The art of Joseph Smith’s First Vision
Apr 3, 2020, 10:14 AM | Updated: Apr 5, 2020, 3:40 pm
PROVO, Utah — The art of First Vision can be found all across the world.
On the dining room wall of the Doyle home is a 9 ½ foot by 6 foot hooked rug. It depicts a 14-year-old Joseph Smith praying in the Sacred Grove before his First Vision.
Jennifer Doyle made it by hand.
“I was feeling like I needed to do something with my craft that was meaningful. And that was the thought that came to my head,” she said.
She hand-dyed the fabric, cut it into strips, and pulled each strip through the holes in the canvas.
“My kids saw me dragging the large heavy project around the house for 5 years. They saw me carrying it around. I worked on it while they practiced piano or ate breakfast or watched a movie. It was part of our life, and gave me the opportunity to say how important it was for me,” said Doyle.
The Art of First Vision Strengthening testimony
Doyle says this project strengthened her testimony of Joseph Smith.
“I just found myself, as I was trying to do these worn-looking pants, thinking about those pants kneeling and asking God. I thought about, what would his face look like, or how were his hands.”
The hooked rug is seen on the wall from the front door. It has become a conversation piece for visitors to their home, and a way for Doyle to talk about Joseph Smith in new ways with her family and others.
Artist Anthony Sweat did a painting called “The First Visions.” It is on display right now in the BYU Harold B. Lee Library. Sweat says he pluralized the title because he took from all 9 accounts.
The painting shows a column of yellow fire coming down, instead of a soft white light usually seen in other depictions.
“Multiple accounts use that word, fire. So I wanted in my image to depict more yellow old testament type of fire. Orson Pratt says Joseph thought the whole grove would be consumed,” said Sweat.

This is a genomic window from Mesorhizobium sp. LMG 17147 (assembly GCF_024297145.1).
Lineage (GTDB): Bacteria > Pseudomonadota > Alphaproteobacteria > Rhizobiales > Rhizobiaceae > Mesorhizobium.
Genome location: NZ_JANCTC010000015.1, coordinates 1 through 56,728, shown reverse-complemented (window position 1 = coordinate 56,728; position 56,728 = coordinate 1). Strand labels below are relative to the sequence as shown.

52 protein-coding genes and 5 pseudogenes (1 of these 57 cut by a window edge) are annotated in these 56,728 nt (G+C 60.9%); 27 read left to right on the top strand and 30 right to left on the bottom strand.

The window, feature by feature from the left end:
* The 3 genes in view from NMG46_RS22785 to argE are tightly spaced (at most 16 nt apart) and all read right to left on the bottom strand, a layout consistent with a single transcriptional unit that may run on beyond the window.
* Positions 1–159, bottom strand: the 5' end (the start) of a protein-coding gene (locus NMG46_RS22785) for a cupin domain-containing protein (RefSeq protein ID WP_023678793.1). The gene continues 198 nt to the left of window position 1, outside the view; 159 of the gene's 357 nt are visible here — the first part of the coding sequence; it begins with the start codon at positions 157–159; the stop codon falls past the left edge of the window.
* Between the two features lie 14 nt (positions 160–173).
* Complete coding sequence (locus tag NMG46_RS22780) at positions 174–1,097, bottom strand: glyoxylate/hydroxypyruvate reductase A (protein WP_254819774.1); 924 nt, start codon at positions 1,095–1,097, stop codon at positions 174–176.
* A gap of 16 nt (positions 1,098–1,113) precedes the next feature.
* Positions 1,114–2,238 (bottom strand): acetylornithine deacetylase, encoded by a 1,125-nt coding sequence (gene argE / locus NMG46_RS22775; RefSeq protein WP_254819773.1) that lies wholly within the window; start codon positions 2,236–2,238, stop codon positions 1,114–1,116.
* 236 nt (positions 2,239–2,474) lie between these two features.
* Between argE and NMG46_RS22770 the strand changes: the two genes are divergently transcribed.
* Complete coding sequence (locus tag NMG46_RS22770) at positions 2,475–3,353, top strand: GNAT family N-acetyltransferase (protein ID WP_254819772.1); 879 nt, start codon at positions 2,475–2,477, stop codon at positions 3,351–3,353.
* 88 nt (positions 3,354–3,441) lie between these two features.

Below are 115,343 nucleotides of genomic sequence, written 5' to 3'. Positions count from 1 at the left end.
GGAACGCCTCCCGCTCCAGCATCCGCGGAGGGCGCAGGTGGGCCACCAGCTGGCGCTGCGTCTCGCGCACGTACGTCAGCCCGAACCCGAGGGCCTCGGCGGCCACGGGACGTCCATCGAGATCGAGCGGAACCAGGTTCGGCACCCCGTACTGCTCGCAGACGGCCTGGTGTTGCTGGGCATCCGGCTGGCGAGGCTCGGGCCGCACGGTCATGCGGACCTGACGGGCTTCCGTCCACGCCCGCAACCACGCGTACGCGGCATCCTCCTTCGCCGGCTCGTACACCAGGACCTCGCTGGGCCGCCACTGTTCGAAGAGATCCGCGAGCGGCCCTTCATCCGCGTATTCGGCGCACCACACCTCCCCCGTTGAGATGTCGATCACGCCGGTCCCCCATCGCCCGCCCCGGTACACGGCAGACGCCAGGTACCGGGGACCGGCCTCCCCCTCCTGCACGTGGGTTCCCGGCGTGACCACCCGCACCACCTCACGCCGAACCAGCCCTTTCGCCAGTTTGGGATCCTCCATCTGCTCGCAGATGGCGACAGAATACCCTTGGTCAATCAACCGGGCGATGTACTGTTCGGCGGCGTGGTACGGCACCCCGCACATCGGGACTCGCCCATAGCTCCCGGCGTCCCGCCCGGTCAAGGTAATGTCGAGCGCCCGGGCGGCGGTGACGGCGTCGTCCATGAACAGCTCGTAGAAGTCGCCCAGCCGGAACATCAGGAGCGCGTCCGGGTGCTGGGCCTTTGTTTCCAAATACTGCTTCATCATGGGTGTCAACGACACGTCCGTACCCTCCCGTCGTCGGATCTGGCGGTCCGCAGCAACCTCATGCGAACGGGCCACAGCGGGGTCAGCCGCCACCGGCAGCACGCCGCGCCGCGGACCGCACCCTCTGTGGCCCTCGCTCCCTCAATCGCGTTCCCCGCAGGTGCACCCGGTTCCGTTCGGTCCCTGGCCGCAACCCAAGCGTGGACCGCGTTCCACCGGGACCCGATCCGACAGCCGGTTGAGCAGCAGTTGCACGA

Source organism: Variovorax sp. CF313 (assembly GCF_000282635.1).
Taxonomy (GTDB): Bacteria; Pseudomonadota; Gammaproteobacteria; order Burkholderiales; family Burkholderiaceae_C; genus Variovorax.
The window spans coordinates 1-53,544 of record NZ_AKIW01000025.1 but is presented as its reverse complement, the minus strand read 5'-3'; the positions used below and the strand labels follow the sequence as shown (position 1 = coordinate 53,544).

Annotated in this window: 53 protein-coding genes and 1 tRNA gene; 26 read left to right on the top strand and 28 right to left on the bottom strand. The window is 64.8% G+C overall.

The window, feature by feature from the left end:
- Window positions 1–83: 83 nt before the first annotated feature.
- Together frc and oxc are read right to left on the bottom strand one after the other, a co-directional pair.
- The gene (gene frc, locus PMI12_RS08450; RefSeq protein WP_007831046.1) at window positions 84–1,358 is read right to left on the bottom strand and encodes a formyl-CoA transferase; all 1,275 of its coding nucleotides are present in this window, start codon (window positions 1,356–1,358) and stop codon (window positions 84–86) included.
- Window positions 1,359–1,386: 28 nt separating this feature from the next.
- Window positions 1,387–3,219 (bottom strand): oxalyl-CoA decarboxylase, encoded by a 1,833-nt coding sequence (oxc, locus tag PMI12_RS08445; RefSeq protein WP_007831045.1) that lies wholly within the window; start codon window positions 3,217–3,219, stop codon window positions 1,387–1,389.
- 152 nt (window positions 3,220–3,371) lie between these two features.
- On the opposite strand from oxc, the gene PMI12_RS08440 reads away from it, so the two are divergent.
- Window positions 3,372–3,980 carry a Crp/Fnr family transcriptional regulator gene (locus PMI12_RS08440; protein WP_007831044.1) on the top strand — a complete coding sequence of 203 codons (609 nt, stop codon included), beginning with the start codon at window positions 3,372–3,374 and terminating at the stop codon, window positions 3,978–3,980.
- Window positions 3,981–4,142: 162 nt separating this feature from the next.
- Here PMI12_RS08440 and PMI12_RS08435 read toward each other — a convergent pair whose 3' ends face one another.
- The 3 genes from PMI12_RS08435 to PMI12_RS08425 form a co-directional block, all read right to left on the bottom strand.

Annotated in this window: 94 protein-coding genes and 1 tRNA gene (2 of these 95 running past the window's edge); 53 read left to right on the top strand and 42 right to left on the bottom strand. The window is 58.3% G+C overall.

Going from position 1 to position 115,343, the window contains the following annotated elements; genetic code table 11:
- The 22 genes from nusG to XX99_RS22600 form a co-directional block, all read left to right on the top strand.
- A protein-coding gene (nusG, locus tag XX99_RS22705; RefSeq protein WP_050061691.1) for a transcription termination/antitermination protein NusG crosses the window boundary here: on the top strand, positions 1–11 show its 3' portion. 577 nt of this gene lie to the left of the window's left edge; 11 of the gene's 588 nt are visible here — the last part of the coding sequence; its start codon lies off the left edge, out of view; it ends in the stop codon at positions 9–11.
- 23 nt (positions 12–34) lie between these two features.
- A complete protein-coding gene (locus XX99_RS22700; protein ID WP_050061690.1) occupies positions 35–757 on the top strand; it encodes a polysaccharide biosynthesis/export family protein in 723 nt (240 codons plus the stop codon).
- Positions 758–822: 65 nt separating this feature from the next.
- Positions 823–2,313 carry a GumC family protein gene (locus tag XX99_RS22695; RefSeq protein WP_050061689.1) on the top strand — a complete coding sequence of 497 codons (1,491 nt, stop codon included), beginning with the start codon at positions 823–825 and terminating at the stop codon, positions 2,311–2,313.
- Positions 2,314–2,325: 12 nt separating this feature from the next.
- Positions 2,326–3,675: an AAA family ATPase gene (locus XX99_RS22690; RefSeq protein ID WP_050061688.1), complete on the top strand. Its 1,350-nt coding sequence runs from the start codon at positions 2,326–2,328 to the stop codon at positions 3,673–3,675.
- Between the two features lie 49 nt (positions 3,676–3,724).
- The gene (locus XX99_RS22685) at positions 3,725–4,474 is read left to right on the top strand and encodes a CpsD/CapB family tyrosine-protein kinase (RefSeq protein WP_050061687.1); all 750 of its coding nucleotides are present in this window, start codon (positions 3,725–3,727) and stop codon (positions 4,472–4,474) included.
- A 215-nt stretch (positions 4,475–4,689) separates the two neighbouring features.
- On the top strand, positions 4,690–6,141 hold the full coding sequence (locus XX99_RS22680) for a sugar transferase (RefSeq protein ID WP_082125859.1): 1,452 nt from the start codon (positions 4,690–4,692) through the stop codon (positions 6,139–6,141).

It shows the Father turning to introduce the Son, and angels in the background, which Joseph mentioned in different accounts. There’s also a dark line in the left corner showing Satan being cast out.
“There are only a few paintings that depict the adversary to Joseph’s prayer,” said Sweat.
Different artistic depictions of First Vision
There have been many paintings, drawings, sculptures and even stained glass windows done of the First Vision.
Sweat says many church members are used to seeing the art of First Vision. It’s become symbolized to them as a boy in a white shirt and brown pants in a pose looking up at two beings.
Video depictions over the years also show a green and leafy grove. Joseph Smith says he went to pray in early spring, when the grove was probably more brown and barren.
Sweat says that’s the drawback of art.
“It helps us learn, but also limits our learning if we rely too heavily on artistic expression,” he said. “That’s why we also need to get into the actual words of Joseph in his official accounts and contemporary accounts.” Those accounts can be read at the Joseph Smith Papers Project or in the Gospel Library.
The artwork takes people where they cannot go
But art does help people connect with the place where the restoration began, especially when they can’t go to the sacred grove historic site themselves.
Other church members are also learning more about the 1820 event through books, firesides, articles, lectures and podcasts.
Sheena Perron, who runs the Facebook group, “Seek Christ Daily” from her home in Idaho, says she and her teenage daughter listened to the First Vision Podcast on their drives. And it led to discussions about the gospel.
“At times we can get down on ourselves. But one of the biggest things we can do is pray ourselves, and then look for opportunities to teach our children. Those little moments go so much further. You are bearing your testimony, you are sharing your thoughts with your family,” she said.
Doyle gives away prints of her first vision scene to people, like primary children and missionaries, to have with them or hang on their walls. She says others can find different ways to teach about the First Vision.
“It doesn’t have to be this one big thing you do,” Doyle said. “Parents can say one thing they’ve read or thing they loved about the whole restoration of the gospel. That makes the whole difference for children.”
KSL NewsRadio’s Mary Richards will have much more on the First Vision Bicentennial from upstate New York in our special coverage during General Conference on KSL NewsRadio.